In the last two night, the Tampa Bay Rays’ season just got a whole lot more serious. Sure, the St. Louis Cardinals are a sub-par season by their standards, but the Rays still went into Busch Stadium and swept them rather convincingly. The second game was exhilarating, with Alex Cobb rolling on the mound and even drilling an RBI double, but it was the first game of the series that showed everyone in baseball just how good the Rays can be.
Lest you forget, going into Tuesday’s game, Adam Wainwright owned the best ERA in baseball at 1.83. Maybe Wainwright didn’t have his best stuff but the Rays hitters have to be commended with the job they did. And how about James Loney? He came in 12-26 against Wainwright and proceeded to get two more hits off of a pitcher who, for the season, has a 0.953 WHIP. Coming into yesterday’s game, Wainwright had given up 6 runs in the previous 52.2 innings. The Rays got 6 off of him in 4.2. I will temper the gushing a little and say those nights happen to all pitchers, but rarely do they happen to Adam Wainwright and rarely does it happen quite like that.
To coincide with the offense doing its job, Jake Odorizzi continues to develop in leaps and bounds. If you had to quantify Odorizzi place in the Rays’ staff when Moore comes back, assuming David Price is still there, he may slot in at number five, but he clearly is not a number five starter. Currently, Odorizzi ranks 9th in the American league in strikeout with 124 in 106.2 innings. David Price leads the league with 173 in 155.2 innings. If, for fun, you take Odorizzi’s strikeouts per inning and applied it to the 155.2 innings Price has pitched, Odorizzi would be leading the league with 181. Jake Odorizzi’s composure on the mound is growing more and more with each start. When he gets in trouble, you aren’t nervously looking at Joe Maddon and shouting, “Get him the heck out of there.” On May 3rd, Odorizzi’s ERA stood at 6.83 and there were calls from Rays fans to make him a long reliever. Odorizzi has a 2.96 ERA in his 14 starts since.
Then there is Kevin Kiermaier. It is hard not to get excited about this guy and it is evident Joe Maddon has all the faith in the world in him. Day in and day out, Maddon keeps trotting him out and Kiermaier has yet to turn into a pumpkin. Everyone continues to expect Kiermaier to come back to earth and he does, but only to refuel and blast off again. His makeup is such that when he does struggle he work his butt off to fix it. Last night against Wainwright, Kiermaier remained very patient and composed against the Cardinals ace. He drew a walk to begin the fifth that lead to five runs and put the Rays in control. Kevin Kiermaier is for real, and the Rays are a much better team because of that.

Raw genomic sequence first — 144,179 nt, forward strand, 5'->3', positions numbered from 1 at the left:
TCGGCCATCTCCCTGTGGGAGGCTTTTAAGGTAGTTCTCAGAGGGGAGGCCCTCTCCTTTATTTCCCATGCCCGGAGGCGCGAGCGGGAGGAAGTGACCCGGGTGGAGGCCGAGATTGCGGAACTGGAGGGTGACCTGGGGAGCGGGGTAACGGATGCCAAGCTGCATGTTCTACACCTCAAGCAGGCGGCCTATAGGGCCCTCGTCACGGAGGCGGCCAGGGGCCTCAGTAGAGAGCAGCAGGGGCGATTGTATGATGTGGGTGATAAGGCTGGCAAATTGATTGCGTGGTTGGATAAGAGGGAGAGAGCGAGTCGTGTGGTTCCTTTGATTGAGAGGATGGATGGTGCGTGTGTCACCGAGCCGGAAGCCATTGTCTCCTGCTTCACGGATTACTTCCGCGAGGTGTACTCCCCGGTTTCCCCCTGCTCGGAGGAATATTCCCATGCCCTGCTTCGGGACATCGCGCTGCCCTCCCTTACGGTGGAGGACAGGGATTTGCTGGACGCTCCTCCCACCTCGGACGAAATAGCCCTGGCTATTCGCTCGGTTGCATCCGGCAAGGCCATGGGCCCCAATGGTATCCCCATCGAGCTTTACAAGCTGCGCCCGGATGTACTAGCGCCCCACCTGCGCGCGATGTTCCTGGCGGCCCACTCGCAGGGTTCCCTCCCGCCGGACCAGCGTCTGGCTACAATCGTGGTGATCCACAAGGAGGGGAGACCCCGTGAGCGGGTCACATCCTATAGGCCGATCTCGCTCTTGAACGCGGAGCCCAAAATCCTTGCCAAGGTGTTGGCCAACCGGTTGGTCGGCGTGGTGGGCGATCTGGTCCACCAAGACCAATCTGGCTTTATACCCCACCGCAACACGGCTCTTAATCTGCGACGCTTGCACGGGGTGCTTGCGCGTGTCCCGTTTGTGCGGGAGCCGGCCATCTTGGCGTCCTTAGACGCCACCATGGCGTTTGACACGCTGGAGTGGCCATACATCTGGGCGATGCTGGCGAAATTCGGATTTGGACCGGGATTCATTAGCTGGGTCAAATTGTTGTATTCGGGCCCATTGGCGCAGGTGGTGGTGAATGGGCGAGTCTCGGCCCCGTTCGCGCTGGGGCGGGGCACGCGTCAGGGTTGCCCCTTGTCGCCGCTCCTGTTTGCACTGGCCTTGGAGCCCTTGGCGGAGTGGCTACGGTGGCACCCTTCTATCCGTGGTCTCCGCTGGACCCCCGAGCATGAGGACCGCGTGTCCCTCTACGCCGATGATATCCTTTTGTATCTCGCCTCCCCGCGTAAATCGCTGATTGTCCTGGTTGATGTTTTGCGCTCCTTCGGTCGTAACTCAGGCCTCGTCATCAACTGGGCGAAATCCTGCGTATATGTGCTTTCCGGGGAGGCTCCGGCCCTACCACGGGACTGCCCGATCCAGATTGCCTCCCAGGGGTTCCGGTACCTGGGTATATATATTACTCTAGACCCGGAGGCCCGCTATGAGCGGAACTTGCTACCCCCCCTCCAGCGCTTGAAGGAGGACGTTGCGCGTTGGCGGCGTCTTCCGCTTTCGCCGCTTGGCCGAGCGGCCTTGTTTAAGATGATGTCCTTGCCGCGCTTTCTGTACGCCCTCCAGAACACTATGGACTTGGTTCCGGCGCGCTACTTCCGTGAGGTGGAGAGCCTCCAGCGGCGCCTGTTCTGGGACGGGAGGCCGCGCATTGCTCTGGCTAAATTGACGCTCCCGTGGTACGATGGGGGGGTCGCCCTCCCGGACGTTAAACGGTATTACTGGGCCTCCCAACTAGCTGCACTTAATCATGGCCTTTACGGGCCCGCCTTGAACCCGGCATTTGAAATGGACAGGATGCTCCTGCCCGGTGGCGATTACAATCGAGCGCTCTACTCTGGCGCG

These are some of the things that factor into why the Tampa Bay Rays will make a seemingly improbable outcome into what actually occurs. The Rays currently sit 7 games out of the top spot in the AL East and 4.5 behind the Seattle Mariners for the last wild card spot. After tonight’s game, the Rays will have 60 games left. Thirty five of those final 60 games are against division rivals, seven of those against the division-leading Baltimore Orioles. From August 20 until September 17, the Rays only play division rivals. They have 10 against the Boston Red Sox, nine against the New York Yankees, nine against the Toronto Blue Jays, and and the aforementioned seven against the O’s. Each game will mean a two-game swing in the standings so the Rays season may be decided during that stretch. Baltimore has found its way to a great year and does feature a strong offense, but they can’t match the Rays’ starting pitching. The Rays’ have had the Yankees number this year and the injuries and poor play are going to catch up to the Bronx Bombers at some point. Toronto has fallen back to earth, with injuries a major reason why. If Jose Bautista is sidelined again, that could be the finishing blow. Boston, meanwhile, is not far behind the Rays, but lacks the talent in terms of both offense and starting pitching to keep pace. The Rays have the best team in this division and their rough start does not change that.
The Rays’ starting pitching has been showing its true form, led by David Price, who will not be traded. The bullpen has had its ups and downs, but for the most part has been strong. As well, the offense, including Jose Molina, is flying. The best omen of all from Tuesday’s game may have been Evan Longoria‘s ninth inning homer. Longoria returning to form is the last thing this Rays team needs to take the next step. Add it all up, and when the 2014 season ends, these Tampa Bay Rays will take the AL East crown.